Spring seems to explode with everything in an unbounded intensity: weather changes, new growth, plenty of pollen, more than enough of everything as renewed colors delight our eyes.

07/2004

54.

May 2003

Lithograph with oil crayon, Prisma pencil & Pastels

19" x 23"

At Water's Edge

Water always requires a decision.

07/2004

55.
SOLD

July 2003

Lithograph w/Pastel Chalks and Prisma pencil

19" x 23"

Left at the Big Oak

Although both began as blue and white lithographic prints, "Left at the Big Oak" presents a quite different feel than "At Water's Edge."

I like titles that have a double meaning; a hint of ambiguity entices discovery.

 

56.

September 2003

Mixed Media: etching with pastels, chalks, Prisma pencil

12" x 9"

Nature's Color Harvest

Velvety, fibrous, rich and deep; Fall blankets all with soft textures.  Starting with a proof from "Scapeseries 1," this work incorporates pastels, chalks and colored pencil.  I find it richly tactile for a flat surface.

07/2004

57.

January 2004

Mixed Media: Lithograph with pastels & Prisma pencil

19" x 23"

Fall's Yellow Couture

Along side of the influence of nature's Fall colors, this work was inspired by the poem "Couture" by Mark Doty found in his collection of poems "ATLANTIS" c.1995, Harper Collins books; originally published in the magazine 'Defined Providence'.

 

58.

August 2004

Mixed Media Collage/Construction: Recycled cans, acrylic paints on metal, broken glass, wire, plastics, rusted auto chrome, reversed street graffiti, nails, telephone wire, vinyl, rusted spike, screws, nails, twine, etc.

19" x 21 1/2" X 2"

Summer; Recycled

One day I came across a flattened lime colored soft drink can which reminded me of a shape in several of my works. I decided to work with it and other found items which I pick up during hikes in the woods or along streams, as well as stuff that just "arrived" along side my city home, or which I discovered in gutters and alleys.  This work is completely "recycled everything," even the back board was a discarded shelf. The frame is a reversal of frame for a paint by number kit which was among "things left from childhood" in the farm home attic.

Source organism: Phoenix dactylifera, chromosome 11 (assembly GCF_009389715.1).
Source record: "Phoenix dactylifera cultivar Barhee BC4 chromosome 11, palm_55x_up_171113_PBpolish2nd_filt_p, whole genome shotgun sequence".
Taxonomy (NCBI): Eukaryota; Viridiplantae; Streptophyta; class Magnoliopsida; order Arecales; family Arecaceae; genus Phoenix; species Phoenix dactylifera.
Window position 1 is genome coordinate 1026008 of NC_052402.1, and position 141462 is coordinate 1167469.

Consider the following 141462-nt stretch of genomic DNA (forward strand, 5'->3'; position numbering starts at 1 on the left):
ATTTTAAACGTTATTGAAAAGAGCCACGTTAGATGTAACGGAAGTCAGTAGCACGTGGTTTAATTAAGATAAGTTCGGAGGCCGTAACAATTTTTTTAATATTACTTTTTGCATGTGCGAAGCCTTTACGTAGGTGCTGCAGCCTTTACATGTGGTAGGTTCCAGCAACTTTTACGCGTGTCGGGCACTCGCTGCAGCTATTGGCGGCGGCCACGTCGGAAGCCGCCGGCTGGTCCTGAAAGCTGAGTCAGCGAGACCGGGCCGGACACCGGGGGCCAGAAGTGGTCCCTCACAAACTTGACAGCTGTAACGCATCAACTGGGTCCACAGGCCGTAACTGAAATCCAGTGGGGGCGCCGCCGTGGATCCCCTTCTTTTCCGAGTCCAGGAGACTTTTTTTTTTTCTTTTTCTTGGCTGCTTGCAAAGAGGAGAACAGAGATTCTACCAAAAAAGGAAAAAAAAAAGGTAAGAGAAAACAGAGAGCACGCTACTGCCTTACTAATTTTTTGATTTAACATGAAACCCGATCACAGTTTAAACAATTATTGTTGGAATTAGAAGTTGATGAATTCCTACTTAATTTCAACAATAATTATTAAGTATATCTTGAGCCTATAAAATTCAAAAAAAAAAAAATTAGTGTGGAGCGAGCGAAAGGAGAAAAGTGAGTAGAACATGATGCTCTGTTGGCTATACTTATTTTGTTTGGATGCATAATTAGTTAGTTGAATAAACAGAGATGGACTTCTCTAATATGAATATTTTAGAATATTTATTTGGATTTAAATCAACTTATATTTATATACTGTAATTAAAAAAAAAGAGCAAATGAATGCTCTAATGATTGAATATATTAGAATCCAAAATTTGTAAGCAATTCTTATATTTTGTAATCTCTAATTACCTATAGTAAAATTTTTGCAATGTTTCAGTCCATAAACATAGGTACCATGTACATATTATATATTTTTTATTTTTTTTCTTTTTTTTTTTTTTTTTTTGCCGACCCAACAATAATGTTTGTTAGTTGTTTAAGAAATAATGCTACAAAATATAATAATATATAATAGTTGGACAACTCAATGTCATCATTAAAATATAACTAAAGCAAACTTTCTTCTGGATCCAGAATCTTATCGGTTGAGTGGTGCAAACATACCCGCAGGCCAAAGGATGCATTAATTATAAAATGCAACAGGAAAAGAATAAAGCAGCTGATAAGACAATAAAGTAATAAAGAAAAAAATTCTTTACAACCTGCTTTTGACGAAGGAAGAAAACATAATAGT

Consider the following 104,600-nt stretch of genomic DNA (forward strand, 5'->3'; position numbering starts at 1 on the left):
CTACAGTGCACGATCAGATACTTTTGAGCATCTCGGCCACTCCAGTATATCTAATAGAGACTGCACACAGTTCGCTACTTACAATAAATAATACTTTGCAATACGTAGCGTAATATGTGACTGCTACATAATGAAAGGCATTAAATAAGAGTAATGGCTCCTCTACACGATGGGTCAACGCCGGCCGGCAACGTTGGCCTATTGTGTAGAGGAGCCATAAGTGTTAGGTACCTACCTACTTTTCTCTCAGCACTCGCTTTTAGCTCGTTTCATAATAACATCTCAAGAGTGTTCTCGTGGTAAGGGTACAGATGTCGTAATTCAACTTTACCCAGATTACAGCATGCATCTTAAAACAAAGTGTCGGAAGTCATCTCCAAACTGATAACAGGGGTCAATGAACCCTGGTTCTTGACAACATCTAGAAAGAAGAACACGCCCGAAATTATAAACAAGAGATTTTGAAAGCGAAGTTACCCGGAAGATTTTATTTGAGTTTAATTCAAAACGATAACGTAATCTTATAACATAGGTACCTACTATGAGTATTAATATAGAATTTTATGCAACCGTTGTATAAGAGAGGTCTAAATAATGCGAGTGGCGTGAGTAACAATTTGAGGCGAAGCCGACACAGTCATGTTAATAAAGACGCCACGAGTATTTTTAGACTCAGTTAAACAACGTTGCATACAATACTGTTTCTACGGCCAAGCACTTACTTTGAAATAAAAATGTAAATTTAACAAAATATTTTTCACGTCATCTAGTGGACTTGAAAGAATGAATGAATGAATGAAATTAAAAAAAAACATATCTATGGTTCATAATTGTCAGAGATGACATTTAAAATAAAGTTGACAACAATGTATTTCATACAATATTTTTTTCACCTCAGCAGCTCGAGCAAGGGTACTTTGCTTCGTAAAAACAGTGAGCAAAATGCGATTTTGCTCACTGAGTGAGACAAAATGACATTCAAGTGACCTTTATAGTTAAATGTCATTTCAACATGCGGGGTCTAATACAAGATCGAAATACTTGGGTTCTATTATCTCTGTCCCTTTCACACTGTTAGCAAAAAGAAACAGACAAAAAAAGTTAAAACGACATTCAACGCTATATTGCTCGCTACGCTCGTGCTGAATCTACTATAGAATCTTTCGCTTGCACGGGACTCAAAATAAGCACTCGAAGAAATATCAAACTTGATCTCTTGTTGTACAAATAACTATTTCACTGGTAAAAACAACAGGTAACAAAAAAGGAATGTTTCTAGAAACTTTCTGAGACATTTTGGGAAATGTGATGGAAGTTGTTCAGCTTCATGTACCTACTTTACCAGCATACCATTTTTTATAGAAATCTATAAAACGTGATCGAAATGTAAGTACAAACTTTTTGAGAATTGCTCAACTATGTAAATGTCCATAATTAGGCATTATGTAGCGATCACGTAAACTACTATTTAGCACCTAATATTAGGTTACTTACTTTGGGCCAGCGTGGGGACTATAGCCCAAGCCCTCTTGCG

Graffiti from repeated tagging and the city's attempt to cover it over is used. How? From a transit stop I collected the pieces of a "tag battle." Pieces were falling off due to many seasons of freezing weather and peeling paint.

Also used are paints which weather has removed from a city street light post and rust patterns found on the back side of metallic paint, weathered away from the metal birdbath it was to protect.  What else can you locate here?

Expanded list of Materials: Rusting Chrome section of an automobile; assorted flattened or crushed aluminum cans (soft drink and beer); rust encrusted paint flakes; soda carton sections, sealed in acrylic polymer, cardboard sealed in acrylic polymer; chips of dried paint; telephone wires; assorted rusted nails and screws; plastic tubes (brown and green); rusted bottle caps; reversed street graffiti of successive layers and colors; sections of green vinyl; pieces of broken glass bottle; braided color cloth straps; white cloth strip; rusted wire; green paint flaked away from city lamp post; plastic binder strips; cotton swap & stick; piece of blue plastic grocery bag; purple twine; rusted spike; blue plastic piece of unknown origin;acrylic paints;mounted on white birch shelf from discarded cabinet; framed with reversed sections of wooden paint-by-number painting kit frame with purple twine added. All metallic, rust and organic items sealed in acrylic polymers (matt and or gloss).

 
59.

September 2004

Mixed Media Construction: colored pencil and acrylic paints on Serigraph, Woodblock print, and acrylic encased and painted twigs and cedar branch.

22 3/4" x 16 1/2" x 7"

Spring Sprouting Spring

A three dimensional collage of several prints incorporating lithography, serigraphy, woodblock and linocut.  A curved branch of a California cedar forms the structure for this work. It was presented to me by a new partner.  As Spring wells up, new growth and renewed life result. Love hopes.

 

60.

November 2004

Mixed Media: pine wood block with collage of woodblock prints, glass, rust, weather pealed paints, sections of etching plates, Plexiglas, broken pottery, paint tube and paint brushes.

12 1/2" x 11 1/4" x 1 1/2"

Artist's Landscape: "I Still have Phyllis Bramson's Paint Brush"

In 1986 at Miracle Press, Northern Illinois University; along with co-printmaker Robert Appolloni, I printed an edition for Phyllis Bramson which she called "Shaking Still."  Almost two decades later, I discovered Phyllis's paintbrush in my printmaking tool box and decided to incorporate it into this collage upon a woodblock used for printing in the reduction method.  Parts of woodcut prints, paint brushes, canvas stretcher supports, drawing pencils, corners of etching plates and Plexiglas as well as broken pottery and a paint tube all playfully come together to form this artist's landscape.